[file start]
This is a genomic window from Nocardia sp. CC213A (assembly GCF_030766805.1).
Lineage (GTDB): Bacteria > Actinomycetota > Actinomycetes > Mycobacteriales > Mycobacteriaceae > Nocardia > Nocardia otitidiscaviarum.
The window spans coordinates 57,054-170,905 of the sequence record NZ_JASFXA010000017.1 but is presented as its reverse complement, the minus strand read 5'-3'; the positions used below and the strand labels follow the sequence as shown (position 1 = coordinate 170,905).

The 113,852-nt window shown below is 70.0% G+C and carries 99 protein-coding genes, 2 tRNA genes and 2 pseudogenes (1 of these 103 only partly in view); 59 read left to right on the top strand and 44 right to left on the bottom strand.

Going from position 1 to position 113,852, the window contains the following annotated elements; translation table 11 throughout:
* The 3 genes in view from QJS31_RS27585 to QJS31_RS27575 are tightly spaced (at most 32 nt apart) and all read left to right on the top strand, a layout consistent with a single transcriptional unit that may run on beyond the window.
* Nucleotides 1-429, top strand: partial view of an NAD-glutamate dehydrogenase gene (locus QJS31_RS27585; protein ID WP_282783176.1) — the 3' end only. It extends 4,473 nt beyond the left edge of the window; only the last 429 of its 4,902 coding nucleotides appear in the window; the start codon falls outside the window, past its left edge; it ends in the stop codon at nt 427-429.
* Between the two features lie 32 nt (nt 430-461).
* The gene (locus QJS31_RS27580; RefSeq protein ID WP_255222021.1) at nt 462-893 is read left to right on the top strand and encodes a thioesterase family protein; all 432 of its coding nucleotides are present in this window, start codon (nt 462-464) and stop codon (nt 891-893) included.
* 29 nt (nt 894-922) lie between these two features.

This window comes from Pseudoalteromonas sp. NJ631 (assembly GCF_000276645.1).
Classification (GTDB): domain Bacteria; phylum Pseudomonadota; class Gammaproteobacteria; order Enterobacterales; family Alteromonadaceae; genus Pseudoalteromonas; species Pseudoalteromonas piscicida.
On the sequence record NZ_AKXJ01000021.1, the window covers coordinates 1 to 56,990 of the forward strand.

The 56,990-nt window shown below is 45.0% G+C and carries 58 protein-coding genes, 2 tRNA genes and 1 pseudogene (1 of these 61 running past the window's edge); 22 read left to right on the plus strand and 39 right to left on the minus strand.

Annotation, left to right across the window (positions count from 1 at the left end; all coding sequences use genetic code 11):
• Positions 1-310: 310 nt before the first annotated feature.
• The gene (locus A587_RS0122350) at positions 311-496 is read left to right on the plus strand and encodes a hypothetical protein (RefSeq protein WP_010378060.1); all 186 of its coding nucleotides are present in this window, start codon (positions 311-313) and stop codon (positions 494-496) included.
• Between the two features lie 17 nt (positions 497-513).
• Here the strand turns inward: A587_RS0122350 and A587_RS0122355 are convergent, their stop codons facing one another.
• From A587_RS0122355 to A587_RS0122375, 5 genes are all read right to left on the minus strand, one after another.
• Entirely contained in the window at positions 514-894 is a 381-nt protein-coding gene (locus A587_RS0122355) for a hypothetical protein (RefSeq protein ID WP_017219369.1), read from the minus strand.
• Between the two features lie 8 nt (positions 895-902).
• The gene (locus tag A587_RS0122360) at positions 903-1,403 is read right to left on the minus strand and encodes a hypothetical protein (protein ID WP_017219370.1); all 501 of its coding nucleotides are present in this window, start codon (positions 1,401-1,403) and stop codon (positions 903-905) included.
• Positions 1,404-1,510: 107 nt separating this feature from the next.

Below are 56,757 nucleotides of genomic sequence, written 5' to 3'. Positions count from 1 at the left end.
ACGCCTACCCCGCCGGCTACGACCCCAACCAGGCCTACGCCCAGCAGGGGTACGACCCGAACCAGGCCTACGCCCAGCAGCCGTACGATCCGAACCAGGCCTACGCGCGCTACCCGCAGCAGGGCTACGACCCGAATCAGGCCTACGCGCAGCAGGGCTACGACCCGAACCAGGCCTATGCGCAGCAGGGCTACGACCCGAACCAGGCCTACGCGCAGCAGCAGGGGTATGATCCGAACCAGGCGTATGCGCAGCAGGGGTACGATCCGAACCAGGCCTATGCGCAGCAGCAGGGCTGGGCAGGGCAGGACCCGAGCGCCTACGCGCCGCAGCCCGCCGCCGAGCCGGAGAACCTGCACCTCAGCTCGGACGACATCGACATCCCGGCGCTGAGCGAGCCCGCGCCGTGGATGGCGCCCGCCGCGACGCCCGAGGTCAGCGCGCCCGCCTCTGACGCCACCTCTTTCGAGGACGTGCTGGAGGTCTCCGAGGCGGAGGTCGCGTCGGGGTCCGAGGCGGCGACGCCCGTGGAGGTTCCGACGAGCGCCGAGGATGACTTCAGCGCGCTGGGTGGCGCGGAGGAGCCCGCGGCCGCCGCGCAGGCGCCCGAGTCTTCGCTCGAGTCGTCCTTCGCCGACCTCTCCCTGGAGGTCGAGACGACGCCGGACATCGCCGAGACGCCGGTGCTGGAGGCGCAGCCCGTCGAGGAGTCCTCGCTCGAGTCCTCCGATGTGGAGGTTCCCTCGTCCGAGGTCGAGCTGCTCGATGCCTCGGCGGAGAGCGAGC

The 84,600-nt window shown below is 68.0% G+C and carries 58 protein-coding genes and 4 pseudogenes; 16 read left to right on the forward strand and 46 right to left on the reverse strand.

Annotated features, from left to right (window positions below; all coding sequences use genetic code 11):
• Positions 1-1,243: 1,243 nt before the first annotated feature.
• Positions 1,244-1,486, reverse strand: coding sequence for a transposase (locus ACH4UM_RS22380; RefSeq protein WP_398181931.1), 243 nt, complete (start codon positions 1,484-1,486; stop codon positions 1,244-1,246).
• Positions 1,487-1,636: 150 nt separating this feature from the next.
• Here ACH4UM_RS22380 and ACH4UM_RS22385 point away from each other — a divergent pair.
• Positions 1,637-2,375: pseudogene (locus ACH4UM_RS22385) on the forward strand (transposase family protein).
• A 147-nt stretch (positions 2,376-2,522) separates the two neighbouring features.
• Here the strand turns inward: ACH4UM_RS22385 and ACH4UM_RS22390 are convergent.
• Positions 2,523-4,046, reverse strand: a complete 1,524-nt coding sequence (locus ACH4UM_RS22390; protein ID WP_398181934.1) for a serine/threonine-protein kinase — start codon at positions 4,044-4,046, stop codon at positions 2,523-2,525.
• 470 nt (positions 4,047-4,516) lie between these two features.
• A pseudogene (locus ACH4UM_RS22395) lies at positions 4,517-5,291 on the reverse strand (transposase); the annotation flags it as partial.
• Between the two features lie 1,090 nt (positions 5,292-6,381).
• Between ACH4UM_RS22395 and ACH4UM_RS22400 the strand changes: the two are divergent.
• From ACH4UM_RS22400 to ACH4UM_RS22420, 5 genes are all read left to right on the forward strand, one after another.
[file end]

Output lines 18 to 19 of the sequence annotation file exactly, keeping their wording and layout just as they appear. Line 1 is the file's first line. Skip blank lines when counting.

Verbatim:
• Between the two features lie 17 nt (positions 497-513).
• Here the strand turns inward: A587_RS0122350 and A587_RS0122355 are convergent, their stop codons facing one another.